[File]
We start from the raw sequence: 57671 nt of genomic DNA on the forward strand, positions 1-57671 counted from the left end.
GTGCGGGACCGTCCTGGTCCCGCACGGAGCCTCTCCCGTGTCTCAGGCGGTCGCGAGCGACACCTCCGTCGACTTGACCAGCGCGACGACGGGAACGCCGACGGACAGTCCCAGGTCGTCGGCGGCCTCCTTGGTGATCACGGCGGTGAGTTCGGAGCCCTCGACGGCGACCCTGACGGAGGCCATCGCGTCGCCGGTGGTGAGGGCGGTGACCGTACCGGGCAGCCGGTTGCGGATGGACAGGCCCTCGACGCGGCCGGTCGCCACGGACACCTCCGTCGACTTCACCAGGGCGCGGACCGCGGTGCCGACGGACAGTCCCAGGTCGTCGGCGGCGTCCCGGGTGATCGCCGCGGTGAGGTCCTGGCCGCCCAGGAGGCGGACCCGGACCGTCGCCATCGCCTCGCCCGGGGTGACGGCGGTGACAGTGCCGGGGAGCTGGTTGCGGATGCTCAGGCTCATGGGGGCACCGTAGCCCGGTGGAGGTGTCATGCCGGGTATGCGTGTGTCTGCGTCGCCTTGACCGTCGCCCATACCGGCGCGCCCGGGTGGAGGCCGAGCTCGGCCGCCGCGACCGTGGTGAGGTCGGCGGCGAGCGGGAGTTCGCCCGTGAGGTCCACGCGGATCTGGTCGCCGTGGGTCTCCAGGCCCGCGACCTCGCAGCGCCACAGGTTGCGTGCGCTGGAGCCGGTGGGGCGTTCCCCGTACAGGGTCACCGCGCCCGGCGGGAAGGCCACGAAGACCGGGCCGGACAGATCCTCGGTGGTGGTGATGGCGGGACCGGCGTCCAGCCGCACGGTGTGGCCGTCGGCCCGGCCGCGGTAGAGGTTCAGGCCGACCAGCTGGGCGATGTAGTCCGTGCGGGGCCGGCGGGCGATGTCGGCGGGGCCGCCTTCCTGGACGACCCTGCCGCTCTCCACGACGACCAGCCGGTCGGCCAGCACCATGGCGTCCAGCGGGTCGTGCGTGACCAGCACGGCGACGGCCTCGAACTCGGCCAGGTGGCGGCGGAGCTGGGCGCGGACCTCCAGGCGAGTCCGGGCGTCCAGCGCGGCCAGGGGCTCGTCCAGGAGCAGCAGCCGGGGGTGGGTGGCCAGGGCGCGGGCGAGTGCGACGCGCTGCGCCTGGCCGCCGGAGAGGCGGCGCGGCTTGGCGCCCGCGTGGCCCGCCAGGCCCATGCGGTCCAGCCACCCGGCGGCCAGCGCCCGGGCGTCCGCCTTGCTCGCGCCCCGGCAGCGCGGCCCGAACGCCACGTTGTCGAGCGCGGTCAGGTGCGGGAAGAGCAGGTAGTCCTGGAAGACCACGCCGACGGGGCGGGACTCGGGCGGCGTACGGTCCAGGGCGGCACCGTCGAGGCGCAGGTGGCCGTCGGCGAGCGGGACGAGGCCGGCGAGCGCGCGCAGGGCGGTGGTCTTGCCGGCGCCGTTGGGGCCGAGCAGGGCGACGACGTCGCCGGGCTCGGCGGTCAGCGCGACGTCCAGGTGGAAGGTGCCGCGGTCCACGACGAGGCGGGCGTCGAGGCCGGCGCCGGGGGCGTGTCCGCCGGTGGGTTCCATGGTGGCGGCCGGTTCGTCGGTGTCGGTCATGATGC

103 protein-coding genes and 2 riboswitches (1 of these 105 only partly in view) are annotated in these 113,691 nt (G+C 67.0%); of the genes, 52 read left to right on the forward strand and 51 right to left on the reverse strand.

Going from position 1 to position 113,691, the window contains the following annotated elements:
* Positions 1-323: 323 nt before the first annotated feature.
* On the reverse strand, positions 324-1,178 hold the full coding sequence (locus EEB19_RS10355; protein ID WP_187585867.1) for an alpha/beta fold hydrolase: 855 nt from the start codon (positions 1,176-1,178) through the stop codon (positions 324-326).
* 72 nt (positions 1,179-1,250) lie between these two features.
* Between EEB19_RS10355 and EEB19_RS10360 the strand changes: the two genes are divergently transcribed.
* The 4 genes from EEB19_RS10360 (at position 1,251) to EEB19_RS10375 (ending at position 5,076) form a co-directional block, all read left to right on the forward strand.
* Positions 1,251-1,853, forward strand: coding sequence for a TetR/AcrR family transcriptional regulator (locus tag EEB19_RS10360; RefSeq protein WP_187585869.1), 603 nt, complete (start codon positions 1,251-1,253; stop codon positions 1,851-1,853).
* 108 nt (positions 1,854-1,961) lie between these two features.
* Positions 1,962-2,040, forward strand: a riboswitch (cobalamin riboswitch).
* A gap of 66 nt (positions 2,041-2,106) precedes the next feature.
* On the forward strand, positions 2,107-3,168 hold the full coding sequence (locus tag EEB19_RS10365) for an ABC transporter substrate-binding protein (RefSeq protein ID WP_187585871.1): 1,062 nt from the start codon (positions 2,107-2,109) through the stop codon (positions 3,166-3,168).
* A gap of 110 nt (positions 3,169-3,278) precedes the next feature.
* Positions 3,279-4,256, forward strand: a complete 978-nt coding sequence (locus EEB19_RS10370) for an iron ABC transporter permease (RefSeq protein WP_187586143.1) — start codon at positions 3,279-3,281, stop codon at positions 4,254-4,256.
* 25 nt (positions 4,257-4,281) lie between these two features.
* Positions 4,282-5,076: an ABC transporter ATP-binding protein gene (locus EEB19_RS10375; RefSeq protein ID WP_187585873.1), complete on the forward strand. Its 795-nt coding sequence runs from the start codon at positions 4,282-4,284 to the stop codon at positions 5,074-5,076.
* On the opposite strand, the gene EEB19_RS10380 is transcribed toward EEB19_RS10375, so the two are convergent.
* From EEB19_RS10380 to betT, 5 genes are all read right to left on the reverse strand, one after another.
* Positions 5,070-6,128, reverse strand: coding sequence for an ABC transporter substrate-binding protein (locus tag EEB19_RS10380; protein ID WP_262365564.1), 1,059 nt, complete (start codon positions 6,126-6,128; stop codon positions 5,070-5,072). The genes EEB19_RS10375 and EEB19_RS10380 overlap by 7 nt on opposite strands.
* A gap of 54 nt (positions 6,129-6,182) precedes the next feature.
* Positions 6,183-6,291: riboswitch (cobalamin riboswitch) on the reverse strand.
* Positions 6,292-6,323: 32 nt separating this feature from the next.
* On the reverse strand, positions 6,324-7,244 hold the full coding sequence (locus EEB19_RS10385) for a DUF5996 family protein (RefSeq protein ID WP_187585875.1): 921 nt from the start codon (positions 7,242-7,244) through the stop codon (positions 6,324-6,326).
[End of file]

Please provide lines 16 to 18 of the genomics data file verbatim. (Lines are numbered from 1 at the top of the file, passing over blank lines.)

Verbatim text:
* Positions 3,279-4,256, forward strand: a complete 978-nt coding sequence (locus EEB19_RS10370) for an iron ABC transporter permease (RefSeq protein WP_187586143.1) — start codon at positions 3,279-3,281, stop codon at positions 4,254-4,256.
* 25 nt (positions 4,257-4,281) lie between these two features.
* Positions 4,282-5,076: an ABC transporter ATP-binding protein gene (locus EEB19_RS10375; RefSeq protein ID WP_187585873.1), complete on the forward strand. Its 795-nt coding sequence runs from the start codon at positions 4,282-4,284 to the stop codon at positions 5,074-5,076.